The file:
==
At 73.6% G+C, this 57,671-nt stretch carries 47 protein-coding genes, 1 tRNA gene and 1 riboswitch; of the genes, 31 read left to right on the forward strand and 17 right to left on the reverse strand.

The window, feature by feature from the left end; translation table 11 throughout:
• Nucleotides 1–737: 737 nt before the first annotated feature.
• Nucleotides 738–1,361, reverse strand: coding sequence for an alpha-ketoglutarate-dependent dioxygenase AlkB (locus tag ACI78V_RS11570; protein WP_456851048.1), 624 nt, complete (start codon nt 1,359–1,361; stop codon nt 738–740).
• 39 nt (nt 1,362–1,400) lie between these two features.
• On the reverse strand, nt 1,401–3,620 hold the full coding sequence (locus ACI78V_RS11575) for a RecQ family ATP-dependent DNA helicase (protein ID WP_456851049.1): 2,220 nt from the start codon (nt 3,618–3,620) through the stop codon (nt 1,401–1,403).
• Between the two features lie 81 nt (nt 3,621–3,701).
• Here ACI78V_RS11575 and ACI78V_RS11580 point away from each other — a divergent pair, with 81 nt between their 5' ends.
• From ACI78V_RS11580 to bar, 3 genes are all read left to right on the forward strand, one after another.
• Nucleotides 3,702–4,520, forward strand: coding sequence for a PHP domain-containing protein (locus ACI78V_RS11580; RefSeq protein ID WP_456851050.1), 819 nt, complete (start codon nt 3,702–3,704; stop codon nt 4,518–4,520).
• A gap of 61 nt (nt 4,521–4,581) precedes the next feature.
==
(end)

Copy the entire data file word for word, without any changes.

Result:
At 73.6% G+C, this 57,671-nt stretch carries 47 protein-coding genes, 1 tRNA gene and 1 riboswitch; of the genes, 31 read left to right on the forward strand and 17 right to left on the reverse strand.

The window, feature by feature from the left end; translation table 11 throughout:
• Nucleotides 1–737: 737 nt before the first annotated feature.
• Nucleotides 738–1,361, reverse strand: coding sequence for an alpha-ketoglutarate-dependent dioxygenase AlkB (locus tag ACI78V_RS11570; protein WP_456851048.1), 624 nt, complete (start codon nt 1,359–1,361; stop codon nt 738–740).
• 39 nt (nt 1,362–1,400) lie between these two features.
• On the reverse strand, nt 1,401–3,620 hold the full coding sequence (locus ACI78V_RS11575) for a RecQ family ATP-dependent DNA helicase (protein ID WP_456851049.1): 2,220 nt from the start codon (nt 3,618–3,620) through the stop codon (nt 1,401–1,403).
• Between the two features lie 81 nt (nt 3,621–3,701).
• Here ACI78V_RS11575 and ACI78V_RS11580 point away from each other — a divergent pair, with 81 nt between their 5' ends.
• From ACI78V_RS11580 to bar, 3 genes are all read left to right on the forward strand, one after another.
• Nucleotides 3,702–4,520, forward strand: coding sequence for a PHP domain-containing protein (locus ACI78V_RS11580; RefSeq protein ID WP_456851050.1), 819 nt, complete (start codon nt 3,702–3,704; stop codon nt 4,518–4,520).
• A gap of 61 nt (nt 4,521–4,581) precedes the next feature.